The fourth pillar (92) is the very important component to any civilized nation: an effective political and administrative institution must be built with a process by which citizens can participate.

According to an article in the journal Foreign Policy, failed states are "much discussed" but they remain "little understood." And the problems surrounding failed states - prior to any conflict resolution strategies being put into place - are "all too similar," the article goes on. Those problems include: "rampant corruption, predatory elites who have long monopolized power," a total absence of the rule of law, along with "severe ethnic or religious divisions."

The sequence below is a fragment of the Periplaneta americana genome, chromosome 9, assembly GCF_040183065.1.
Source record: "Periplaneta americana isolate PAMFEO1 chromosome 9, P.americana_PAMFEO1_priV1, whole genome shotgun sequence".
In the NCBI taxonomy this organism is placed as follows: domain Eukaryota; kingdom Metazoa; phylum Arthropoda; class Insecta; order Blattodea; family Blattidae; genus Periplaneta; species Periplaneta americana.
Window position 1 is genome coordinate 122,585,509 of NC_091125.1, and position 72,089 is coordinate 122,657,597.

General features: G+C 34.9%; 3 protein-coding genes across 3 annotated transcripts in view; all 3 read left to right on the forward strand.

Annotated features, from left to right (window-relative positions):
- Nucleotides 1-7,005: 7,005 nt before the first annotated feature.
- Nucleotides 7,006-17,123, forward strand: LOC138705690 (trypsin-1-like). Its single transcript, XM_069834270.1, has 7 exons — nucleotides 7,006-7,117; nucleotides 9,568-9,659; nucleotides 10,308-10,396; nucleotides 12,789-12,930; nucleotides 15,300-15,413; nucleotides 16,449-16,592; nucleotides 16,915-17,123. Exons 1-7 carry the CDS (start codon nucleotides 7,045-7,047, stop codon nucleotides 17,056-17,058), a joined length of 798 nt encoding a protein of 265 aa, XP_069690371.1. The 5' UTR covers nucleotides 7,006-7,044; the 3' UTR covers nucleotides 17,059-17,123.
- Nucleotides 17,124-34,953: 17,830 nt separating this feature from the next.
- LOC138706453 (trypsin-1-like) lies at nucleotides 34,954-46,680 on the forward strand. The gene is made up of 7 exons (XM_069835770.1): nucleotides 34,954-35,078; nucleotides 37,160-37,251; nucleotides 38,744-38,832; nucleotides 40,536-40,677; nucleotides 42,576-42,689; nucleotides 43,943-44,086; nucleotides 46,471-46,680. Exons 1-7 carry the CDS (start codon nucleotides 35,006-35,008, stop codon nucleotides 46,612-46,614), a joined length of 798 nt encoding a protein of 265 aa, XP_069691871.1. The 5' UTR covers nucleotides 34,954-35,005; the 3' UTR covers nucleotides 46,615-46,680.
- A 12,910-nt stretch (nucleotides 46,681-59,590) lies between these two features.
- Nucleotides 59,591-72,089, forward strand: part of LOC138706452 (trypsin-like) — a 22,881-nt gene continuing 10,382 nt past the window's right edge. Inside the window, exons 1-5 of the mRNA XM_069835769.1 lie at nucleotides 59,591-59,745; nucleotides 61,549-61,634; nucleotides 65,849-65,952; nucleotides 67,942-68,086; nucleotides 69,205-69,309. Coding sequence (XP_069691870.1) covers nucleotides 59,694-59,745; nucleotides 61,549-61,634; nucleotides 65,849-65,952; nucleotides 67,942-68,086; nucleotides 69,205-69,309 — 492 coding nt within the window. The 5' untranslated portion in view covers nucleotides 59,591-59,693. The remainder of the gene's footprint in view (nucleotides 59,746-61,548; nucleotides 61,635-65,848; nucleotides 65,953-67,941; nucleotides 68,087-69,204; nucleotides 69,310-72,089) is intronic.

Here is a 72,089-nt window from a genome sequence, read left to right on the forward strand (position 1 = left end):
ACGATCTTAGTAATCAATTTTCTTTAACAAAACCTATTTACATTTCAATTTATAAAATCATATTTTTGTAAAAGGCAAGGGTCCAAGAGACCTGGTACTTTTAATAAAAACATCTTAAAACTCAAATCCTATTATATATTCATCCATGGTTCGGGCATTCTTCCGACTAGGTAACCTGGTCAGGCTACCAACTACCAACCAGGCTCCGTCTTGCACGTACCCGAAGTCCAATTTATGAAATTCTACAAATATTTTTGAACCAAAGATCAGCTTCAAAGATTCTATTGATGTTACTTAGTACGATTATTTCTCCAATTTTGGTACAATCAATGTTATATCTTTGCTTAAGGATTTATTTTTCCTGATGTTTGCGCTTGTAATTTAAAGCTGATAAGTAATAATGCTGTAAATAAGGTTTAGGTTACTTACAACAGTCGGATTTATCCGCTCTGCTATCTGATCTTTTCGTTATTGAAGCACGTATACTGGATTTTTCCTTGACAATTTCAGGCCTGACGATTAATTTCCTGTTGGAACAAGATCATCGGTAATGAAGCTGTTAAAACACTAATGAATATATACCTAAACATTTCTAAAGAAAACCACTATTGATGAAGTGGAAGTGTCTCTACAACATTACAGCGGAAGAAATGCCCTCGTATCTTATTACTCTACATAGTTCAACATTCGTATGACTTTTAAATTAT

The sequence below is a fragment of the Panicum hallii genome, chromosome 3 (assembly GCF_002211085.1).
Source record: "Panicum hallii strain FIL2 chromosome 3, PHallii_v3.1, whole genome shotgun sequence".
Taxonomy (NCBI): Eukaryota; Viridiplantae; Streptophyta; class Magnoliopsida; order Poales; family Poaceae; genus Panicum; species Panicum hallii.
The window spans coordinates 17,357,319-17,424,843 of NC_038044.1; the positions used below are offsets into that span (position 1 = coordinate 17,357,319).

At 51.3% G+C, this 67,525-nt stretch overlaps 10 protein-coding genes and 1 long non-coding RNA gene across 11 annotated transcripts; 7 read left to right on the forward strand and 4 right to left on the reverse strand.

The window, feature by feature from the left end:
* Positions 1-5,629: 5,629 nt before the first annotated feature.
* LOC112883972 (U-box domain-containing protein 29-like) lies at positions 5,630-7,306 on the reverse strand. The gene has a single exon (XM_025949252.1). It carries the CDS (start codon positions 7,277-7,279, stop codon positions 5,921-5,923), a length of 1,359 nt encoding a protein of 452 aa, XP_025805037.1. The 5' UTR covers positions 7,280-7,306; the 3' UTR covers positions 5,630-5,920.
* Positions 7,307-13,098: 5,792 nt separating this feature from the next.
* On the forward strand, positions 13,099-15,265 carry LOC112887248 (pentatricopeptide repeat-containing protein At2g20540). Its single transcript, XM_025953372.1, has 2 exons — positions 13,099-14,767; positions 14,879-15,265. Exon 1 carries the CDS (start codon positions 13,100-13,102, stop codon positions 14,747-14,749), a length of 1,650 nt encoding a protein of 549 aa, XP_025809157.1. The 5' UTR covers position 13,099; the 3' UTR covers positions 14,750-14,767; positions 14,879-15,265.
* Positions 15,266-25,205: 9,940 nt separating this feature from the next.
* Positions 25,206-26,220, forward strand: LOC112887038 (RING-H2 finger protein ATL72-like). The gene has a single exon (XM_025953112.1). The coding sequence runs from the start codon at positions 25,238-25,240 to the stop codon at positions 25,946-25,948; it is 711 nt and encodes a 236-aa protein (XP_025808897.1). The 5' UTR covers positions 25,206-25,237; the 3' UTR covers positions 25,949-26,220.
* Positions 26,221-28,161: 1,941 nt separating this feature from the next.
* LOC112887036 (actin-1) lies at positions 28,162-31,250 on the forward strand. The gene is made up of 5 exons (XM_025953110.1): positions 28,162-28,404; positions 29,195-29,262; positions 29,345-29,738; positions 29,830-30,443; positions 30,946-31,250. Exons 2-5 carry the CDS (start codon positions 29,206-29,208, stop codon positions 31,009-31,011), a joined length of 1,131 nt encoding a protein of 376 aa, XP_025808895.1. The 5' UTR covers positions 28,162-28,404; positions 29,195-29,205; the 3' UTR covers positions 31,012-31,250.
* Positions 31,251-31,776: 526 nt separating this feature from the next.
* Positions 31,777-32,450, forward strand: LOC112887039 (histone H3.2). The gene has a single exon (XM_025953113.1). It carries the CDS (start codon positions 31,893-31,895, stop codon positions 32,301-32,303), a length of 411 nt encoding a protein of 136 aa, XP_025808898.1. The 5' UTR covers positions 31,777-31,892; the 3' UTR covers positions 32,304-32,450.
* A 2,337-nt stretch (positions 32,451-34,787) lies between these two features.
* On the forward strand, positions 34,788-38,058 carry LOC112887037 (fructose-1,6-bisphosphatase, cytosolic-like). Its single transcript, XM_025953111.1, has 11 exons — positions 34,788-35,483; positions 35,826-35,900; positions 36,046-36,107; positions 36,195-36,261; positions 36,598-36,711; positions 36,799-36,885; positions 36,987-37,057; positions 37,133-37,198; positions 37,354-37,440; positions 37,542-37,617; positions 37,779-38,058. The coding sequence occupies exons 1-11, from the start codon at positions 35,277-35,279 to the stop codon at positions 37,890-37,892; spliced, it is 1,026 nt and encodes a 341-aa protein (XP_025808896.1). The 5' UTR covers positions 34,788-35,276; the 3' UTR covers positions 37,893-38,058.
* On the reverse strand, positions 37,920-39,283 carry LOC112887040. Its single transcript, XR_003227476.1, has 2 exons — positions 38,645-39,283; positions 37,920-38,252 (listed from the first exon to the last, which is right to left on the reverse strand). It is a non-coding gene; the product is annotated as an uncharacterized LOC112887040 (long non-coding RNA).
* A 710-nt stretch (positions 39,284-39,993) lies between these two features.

Meanwhile the United States' efforts in Iraq and Afghanistan - the "two main fronts in the global war on terror" - were non-very productive over the past year (2006). "...Billions of dollars in development and security aid may be futile," the article explains (p. 56) unless all that money is "accompanied by a functioning government, trustworthy leaders, and realistic plans to keep the peace and develop the economy" (Foreign Policy 2007). Indeed, Iraq is listed as the number two on Foreign Policy's list of most vulnerable nations when it comes to instability, "violent internal conflict" and "social deterioration" (p. 56). First on the list is of nations vulnerable to violent internal conflict is Sudan, followed by Iraq, Somalia and Zimbabwe; Zimbabwe has been ruled by Robert Mugabe's iron hand for over 27 years.